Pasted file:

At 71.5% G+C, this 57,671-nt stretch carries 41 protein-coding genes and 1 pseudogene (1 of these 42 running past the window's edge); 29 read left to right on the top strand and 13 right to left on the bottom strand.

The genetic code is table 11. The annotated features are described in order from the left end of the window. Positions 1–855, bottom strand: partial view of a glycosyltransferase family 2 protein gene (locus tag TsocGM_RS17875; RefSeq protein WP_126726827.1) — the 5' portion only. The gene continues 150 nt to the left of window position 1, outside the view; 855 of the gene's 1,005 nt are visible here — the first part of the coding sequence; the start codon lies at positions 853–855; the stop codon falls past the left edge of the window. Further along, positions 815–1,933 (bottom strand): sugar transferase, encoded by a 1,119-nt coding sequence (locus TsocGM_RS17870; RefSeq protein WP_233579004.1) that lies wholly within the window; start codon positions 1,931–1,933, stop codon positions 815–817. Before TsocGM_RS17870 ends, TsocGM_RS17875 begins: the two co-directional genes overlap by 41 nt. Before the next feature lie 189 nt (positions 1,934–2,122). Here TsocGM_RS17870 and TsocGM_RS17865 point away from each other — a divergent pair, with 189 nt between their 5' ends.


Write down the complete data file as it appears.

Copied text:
At 71.5% G+C, this 57,671-nt stretch carries 41 protein-coding genes and 1 pseudogene (1 of these 42 running past the window's edge); 29 read left to right on the top strand and 13 right to left on the bottom strand.

The genetic code is table 11. The annotated features are described in order from the left end of the window. Positions 1–855, bottom strand: partial view of a glycosyltransferase family 2 protein gene (locus tag TsocGM_RS17875; RefSeq protein WP_126726827.1) — the 5' portion only. The gene continues 150 nt to the left of window position 1, outside the view; 855 of the gene's 1,005 nt are visible here — the first part of the coding sequence; the start codon lies at positions 853–855; the stop codon falls past the left edge of the window. Further along, positions 815–1,933 (bottom strand): sugar transferase, encoded by a 1,119-nt coding sequence (locus TsocGM_RS17870; RefSeq protein WP_233579004.1) that lies wholly within the window; start codon positions 1,931–1,933, stop codon positions 815–817. Before TsocGM_RS17870 ends, TsocGM_RS17875 begins: the two co-directional genes overlap by 41 nt. Before the next feature lie 189 nt (positions 1,934–2,122). Here TsocGM_RS17870 and TsocGM_RS17865 point away from each other — a divergent pair, with 189 nt between their 5' ends.